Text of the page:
JACKSON, Miss. (AP) — An effort to turn the home of a slain civil rights leader into a national monument is gaining more bipartisan support.
Republican U.S. Sens. Roger Wicker and Cindy Hyde-Smith of Mississippi and Democratic Sen. Doug Jones of Alabama introduced a bill Monday to make the Medgar Evers home a monument.
The U.S. House passed a bill last week to do the same thing. The two chambers must agree on a single bill before it could go to the president.
As Mississippi’s first NAACP field secretary beginning in 1954, Evers organized protests and boycotts to fight segregation. He was assassinated by a white supremacist outside his family’s Jackson home in 1963.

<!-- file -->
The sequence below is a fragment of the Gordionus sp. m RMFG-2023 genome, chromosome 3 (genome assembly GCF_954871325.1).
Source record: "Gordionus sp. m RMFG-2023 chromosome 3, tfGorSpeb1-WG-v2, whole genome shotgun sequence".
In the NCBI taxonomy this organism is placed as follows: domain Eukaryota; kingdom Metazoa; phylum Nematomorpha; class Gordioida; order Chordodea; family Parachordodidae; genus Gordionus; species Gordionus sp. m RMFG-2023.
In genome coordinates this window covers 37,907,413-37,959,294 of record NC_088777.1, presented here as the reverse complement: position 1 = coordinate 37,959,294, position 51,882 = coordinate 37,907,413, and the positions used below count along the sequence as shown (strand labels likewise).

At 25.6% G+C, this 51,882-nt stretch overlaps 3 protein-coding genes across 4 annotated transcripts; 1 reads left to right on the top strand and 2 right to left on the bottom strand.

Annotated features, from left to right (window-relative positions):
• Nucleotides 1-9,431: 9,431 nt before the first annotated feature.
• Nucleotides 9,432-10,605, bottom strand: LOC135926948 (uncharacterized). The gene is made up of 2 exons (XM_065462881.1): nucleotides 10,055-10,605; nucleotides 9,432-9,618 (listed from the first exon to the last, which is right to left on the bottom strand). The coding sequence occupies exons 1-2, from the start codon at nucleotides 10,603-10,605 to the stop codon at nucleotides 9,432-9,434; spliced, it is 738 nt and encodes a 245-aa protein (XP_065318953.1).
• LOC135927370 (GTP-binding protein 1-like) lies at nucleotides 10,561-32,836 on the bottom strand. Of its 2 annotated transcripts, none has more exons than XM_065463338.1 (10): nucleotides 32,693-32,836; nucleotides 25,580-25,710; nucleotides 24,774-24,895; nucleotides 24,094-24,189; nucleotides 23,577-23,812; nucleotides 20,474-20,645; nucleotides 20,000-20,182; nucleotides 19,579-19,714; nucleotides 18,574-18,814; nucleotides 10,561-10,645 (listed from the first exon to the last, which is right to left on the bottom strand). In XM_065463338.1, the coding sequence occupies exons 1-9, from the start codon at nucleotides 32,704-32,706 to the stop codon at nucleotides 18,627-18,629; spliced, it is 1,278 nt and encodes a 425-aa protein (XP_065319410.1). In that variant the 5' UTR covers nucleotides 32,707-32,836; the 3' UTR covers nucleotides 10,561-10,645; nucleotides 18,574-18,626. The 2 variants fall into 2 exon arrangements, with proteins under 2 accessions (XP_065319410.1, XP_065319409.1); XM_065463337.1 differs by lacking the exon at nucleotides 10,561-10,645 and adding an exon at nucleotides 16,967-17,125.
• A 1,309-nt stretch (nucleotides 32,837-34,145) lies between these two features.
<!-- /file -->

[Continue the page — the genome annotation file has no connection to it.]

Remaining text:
Most Read Nation & World Stories
- ‘I’m done saying I’m sorry,’ Alex Jones tells Sandy Hook families in court
- 5 things about COVID we still don't understand — at our peril
- Sports on TV & radio: Local listings for Seattle games and events
- Daylight saving ends soon. Wait, didn't lawmakers vote to end this?
- Ex-staffer's unauthorized book about Jan. 6 committee rankles members
Interior Secretary Ryan Zinke has recommended national monument status for the Evers home, which is now owned by Tougaloo College.